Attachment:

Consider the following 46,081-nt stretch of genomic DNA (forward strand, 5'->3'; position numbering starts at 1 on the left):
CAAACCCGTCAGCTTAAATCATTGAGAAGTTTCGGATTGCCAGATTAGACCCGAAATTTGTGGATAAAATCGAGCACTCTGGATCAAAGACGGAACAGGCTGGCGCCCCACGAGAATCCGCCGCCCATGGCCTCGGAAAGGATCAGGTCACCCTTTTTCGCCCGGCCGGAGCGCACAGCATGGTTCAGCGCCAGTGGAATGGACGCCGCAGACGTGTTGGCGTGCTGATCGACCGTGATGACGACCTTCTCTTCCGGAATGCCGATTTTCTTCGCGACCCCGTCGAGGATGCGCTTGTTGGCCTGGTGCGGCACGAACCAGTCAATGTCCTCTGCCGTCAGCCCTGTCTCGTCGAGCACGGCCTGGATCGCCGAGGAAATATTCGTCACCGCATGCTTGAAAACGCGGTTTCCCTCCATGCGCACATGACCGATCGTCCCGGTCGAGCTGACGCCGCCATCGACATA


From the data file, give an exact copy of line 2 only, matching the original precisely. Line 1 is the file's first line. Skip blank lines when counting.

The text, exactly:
CAAACCCGTCAGCTTAAATCATTGAGAAGTTTCGGATTGCCAGATTAGACCCGAAATTTGTGGATAAAATCGAGCACTCTGGATCAAAGACGGAACAGGCTGGCGCCCCACGAGAATCCGCCGCCCATGGCCTCGGAAAGGATCAGGTCACCCTTTTTCGCCCGGCCGGAGCGCACAGCATGGTTCAGCGCCAGTGGAATGGACGCCGCAGACGTGTTGGCGTGCTGATCGACCGTGATGACGACCTTCTCTTCCGGAATGCCGATTTTCTTCGCGACCCCGTCGAGGATGCGCTTGTTGGCCTGGTGCGGCACGAACCAGTCAATGTCCTCTGCCGTCAGCCCTGTCTCGTCGAGCACGGCCTGGATCGCCGAGGAAATATTCGTCACCGCATGCTTGAAAACGCGGTTTCCCTCCATGCGCACATGACCGATCGTCCCGGTCGAGCTGACGCCGCCATCGACATA